The men's basketball season tips off Nov. 8, and among the rules and officiating changes for 2013-14 are a focus on Defending the Player with the Ball and Block / Charge plays.

The rules that the committee adjusted have been part of basketball in some form for many years. The interpretation and application, through time, loosened and a more physical style of play resulted. The committee decided a correction was needed in these two areas to improve the game and ensure a balance between offense and defense.

Defending the Player with the Ball

What Changed:
Several officiating guidelines were voted in as rules, which raised the expectation and importance in this area. Four types of illegal tactics were cited:
1. Placing and keeping a hand/forearm on opponent.
2. Putting two hands on opponent.
3. Continually jabbing by placing hand or forearm on opponent.
4. Using an arm bar to impede the progress of the dribbler.

Note that simply touching the player with the ball is not an automatic foul.

Intended Outcomes:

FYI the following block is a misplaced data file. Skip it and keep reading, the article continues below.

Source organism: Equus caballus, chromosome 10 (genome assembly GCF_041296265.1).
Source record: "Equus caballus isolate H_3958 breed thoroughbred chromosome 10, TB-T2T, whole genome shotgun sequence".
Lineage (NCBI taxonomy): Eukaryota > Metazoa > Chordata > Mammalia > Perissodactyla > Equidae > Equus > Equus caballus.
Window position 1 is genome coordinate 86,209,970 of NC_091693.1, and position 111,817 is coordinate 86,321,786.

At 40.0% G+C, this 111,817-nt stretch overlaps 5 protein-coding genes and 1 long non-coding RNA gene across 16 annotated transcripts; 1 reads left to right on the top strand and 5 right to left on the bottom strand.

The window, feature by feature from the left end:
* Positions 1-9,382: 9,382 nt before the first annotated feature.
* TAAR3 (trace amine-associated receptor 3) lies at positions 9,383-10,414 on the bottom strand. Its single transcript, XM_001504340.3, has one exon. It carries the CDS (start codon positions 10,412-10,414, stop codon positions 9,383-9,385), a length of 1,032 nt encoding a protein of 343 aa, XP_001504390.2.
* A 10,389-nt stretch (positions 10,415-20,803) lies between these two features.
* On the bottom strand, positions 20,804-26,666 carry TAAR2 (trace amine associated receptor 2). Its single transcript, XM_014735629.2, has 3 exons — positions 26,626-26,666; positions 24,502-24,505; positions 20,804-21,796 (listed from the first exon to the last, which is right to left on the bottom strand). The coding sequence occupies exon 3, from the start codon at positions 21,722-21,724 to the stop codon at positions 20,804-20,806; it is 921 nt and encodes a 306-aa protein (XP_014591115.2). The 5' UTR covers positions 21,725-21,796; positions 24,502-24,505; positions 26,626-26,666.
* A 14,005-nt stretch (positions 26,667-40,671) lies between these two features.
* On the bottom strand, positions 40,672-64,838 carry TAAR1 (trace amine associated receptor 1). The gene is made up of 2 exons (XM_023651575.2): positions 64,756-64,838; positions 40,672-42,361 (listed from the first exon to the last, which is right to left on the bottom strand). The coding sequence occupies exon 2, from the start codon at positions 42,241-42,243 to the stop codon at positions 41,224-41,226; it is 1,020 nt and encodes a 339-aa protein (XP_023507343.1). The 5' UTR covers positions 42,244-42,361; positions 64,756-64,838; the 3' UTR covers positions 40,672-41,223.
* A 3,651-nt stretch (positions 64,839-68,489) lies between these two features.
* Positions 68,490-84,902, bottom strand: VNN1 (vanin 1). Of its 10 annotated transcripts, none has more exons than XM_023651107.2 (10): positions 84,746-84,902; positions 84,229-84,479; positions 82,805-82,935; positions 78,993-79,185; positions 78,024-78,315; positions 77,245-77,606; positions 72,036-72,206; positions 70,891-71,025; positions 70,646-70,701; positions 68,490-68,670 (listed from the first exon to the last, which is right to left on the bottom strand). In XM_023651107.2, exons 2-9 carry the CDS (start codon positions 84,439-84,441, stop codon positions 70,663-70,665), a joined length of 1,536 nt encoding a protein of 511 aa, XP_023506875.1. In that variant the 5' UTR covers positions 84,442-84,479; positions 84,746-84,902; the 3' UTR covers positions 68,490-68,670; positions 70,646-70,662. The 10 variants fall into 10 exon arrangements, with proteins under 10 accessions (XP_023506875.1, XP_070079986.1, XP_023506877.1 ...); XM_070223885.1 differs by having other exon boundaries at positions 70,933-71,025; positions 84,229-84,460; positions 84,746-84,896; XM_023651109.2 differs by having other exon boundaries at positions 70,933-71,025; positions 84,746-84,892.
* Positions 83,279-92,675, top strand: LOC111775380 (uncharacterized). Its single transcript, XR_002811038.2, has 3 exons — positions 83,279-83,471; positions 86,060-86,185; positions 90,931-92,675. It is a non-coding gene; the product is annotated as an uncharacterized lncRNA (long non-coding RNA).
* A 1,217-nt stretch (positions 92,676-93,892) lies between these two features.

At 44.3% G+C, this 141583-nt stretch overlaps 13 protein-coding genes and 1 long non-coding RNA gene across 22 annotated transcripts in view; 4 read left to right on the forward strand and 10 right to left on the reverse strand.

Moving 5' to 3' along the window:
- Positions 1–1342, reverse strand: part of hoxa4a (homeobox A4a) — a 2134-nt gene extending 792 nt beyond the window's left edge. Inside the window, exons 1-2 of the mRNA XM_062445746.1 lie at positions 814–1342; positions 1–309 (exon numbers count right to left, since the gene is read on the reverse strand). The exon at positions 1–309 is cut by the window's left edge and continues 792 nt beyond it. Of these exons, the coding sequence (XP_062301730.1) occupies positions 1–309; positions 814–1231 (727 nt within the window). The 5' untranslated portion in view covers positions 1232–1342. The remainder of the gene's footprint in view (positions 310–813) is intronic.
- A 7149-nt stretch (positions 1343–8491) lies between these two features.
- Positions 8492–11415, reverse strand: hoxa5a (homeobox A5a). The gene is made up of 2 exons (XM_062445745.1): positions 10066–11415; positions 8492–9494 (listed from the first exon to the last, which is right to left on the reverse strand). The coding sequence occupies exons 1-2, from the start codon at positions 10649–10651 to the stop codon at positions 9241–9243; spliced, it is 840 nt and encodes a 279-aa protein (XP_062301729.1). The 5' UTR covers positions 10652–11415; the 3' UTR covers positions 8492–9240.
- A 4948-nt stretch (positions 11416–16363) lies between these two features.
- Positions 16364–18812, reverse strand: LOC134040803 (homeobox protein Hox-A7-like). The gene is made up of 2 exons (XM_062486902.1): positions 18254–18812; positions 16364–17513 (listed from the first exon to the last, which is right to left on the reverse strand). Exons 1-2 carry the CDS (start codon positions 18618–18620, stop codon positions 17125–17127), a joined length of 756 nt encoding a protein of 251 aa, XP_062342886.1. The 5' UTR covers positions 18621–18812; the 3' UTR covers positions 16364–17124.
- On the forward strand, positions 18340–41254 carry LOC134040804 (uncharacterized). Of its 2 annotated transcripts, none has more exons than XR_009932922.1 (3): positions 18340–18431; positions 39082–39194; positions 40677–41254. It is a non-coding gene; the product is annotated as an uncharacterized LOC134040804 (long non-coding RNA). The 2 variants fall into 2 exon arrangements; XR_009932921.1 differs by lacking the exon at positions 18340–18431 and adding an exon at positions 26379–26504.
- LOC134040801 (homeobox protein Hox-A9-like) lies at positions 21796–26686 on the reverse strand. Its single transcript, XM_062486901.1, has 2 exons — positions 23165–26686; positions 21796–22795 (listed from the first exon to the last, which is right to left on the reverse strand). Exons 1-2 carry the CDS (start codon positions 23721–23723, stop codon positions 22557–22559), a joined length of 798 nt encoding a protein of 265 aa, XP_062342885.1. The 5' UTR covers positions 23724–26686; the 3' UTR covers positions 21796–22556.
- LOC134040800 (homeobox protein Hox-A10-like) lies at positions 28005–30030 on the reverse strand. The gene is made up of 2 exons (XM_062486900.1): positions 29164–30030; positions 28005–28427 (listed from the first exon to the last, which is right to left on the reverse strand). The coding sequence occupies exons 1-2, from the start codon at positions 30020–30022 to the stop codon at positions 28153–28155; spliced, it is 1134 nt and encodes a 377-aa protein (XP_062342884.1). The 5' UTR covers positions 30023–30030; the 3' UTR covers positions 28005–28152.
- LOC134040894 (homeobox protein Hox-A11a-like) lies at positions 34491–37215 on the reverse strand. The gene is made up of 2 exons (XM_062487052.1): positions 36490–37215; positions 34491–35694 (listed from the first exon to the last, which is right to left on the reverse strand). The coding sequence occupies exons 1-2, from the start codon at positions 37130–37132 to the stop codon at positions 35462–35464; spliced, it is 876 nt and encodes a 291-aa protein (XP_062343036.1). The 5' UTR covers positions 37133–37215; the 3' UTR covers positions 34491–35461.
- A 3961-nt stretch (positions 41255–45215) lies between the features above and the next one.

• Defenders will need to move their feet as opposed to using their arms/hands to negate an offensive opportunity.
• Increased emphasis will create a less physical game.
• Enhancement of freedom of movement principles and a smoother game flow.

Block / Charge Plays

What Changed:
In a review of recent seasons, two types of plays were identified as the most difficult to call correctly: Defenders moving forward at the time of contact (even though the contact may occur in the defender’s torso) and the time frame when the defender must be in legal guarding position during airborne shooter situations. Now, when a player begins his upward motion to pass or shoot, the defender must be in legal guarding position.

Intended Outcomes:
The expectation is that by providing a longer timeframe for the officials to see the actions of both the offense and the defense, the accuracy of officiating these plays will improve. It is important to note that there is no default call in this rule; officials are to call the play as it develops.